The fallacy of socialism: it always runs out of other people’s money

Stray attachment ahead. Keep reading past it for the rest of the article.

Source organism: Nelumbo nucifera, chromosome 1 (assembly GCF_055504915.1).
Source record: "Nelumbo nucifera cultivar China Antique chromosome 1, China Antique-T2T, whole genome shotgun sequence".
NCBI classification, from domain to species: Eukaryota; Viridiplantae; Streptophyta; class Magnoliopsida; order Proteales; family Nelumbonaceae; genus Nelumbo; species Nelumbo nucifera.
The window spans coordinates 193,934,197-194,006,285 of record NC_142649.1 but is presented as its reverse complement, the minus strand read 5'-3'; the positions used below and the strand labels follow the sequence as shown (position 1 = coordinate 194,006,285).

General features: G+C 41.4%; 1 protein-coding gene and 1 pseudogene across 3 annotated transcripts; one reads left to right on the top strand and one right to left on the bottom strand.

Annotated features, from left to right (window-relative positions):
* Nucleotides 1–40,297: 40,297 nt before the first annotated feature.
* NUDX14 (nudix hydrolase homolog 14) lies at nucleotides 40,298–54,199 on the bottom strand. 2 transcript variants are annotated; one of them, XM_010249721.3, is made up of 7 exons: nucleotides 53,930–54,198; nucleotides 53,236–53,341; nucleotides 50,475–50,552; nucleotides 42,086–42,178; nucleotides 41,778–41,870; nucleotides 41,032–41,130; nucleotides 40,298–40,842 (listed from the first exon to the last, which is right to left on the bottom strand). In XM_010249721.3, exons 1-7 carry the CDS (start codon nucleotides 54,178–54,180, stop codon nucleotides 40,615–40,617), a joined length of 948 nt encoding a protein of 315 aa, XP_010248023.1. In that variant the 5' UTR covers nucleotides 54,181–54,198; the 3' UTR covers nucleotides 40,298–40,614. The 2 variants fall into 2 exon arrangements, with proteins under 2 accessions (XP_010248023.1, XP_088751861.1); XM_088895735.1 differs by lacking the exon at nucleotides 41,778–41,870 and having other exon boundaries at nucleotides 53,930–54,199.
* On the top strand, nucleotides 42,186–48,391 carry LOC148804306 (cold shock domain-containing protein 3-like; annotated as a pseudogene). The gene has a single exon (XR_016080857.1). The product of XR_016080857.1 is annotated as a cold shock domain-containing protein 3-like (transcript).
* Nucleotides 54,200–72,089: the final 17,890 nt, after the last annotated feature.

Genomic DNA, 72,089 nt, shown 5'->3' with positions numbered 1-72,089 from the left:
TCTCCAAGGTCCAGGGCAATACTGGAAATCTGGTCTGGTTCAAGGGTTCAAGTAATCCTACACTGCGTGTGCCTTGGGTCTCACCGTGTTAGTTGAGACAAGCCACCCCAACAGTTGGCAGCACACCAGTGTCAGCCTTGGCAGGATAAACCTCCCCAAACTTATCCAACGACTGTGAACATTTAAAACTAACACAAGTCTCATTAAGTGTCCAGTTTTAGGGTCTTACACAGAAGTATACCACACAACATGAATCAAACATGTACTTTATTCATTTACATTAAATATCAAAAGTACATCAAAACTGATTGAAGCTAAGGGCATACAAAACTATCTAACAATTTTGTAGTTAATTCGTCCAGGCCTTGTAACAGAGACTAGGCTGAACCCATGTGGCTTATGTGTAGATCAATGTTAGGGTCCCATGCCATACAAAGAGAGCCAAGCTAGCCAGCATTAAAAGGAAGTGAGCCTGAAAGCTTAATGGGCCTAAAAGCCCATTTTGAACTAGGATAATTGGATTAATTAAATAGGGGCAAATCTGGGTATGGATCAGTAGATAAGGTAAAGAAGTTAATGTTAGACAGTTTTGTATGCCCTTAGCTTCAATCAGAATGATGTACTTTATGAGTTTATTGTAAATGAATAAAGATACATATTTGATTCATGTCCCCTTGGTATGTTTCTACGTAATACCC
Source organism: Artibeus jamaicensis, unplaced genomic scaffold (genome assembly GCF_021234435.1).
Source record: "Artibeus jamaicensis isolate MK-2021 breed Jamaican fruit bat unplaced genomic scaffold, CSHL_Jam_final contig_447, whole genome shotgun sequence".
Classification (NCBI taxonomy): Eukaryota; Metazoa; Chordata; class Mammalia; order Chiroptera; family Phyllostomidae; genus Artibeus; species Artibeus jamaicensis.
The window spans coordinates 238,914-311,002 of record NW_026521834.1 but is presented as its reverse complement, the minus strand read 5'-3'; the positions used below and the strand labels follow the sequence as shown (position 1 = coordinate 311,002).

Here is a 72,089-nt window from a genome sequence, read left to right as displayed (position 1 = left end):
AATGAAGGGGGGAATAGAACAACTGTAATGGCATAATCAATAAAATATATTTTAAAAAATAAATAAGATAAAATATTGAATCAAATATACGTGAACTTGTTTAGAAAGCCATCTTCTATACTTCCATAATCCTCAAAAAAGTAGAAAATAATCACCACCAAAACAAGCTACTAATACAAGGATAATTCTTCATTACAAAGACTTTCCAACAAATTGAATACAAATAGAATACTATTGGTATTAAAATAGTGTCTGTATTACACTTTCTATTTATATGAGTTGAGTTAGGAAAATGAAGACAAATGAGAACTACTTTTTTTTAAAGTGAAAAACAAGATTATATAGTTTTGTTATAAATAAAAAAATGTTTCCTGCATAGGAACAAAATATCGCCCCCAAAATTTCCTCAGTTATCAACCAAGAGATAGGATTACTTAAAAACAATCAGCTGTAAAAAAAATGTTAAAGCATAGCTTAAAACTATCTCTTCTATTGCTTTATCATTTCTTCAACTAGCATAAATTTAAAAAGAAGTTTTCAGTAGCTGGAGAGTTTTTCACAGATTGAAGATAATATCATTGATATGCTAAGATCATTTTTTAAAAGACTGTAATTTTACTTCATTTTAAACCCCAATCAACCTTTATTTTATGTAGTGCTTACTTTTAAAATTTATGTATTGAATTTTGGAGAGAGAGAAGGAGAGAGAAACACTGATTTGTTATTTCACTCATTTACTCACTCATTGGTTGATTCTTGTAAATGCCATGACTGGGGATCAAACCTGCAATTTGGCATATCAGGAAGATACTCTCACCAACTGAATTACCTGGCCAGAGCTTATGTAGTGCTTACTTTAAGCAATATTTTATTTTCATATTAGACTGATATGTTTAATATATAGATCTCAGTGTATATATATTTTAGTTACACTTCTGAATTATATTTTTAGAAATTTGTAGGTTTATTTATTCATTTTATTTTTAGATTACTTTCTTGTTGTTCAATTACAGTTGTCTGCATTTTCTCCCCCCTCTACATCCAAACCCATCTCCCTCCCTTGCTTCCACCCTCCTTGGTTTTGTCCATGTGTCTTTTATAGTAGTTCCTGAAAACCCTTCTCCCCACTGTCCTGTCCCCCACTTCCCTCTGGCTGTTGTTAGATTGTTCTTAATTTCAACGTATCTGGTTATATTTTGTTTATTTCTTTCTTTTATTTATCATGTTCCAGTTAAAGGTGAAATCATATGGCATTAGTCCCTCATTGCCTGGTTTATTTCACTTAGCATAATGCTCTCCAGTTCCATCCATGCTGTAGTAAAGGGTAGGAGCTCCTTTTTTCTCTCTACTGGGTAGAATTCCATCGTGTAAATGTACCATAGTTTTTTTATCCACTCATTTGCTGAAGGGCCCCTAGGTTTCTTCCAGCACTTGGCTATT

Socialist states like California threw in their lot with Obama and advanced a bunch of social welfare programs, subsidized by taxes from the rest of country. Like the way ObamaCare added poor to healthcare through the expansion of Medicaid enthusiastically embraced by Californians. Or how about an initiative for the Homeless using HUD money. This was California’s grand scam, but the majority of the American people do not want to subsidize California socialism, and have voted to downsize the Federal Government instead, leaving California’s finances staring into the abyss. Here is what California can do if it wishes to continue practicing socialism: raise taxes to pay for it. And my guess, those tax hikes will have to be substantial. Another is what the Mexican politicos no doubt want, that California should borrow the money to keep their Ponzi scam going, leaving the next generation to pay it off plus interest. This is of course just another tax that is simply put off into the future, but will come due through reduced spending in the future to service said debt. There is absolutely no example of socialism having succeeded in producing a prosperous society in either North America or South America. In general it has led to fiscal insolvency of the countries that have practiced it–e.g., Venezuela, Puerto Rico, Brazil, Argentina, etc., etc. For all these failed states debt burdens began to outstrip revenues, a harbinger of their collapse. The Federal Government will now do what the California State Government should have done long ago done, rein in its insane expansion of social programs using other people’s money. Yes, the Federal Government is doing the state a favor by forcing it to confront the reality that you cannot have these grand social programs without an equally robust economy, which is impossible in the state because of overregulation, minimum wage schemes, and insane housing prices. The latter is especially important because expensive housing means higher wages for basic rank and file employees to work in the region, thereby making the company (e.g., Toyota, Nissan, American Apparel, etc.) less competitive vis-a-vis foreign companies not burdened by sky high real estate prices. And because many companies do not wish to pay their employees such exorbitant wages to live in the region, many companies (and workers) are exiting the state. Therefore we can rightly see what lax Fed monetary policies amount to: cost push inflation of wages.

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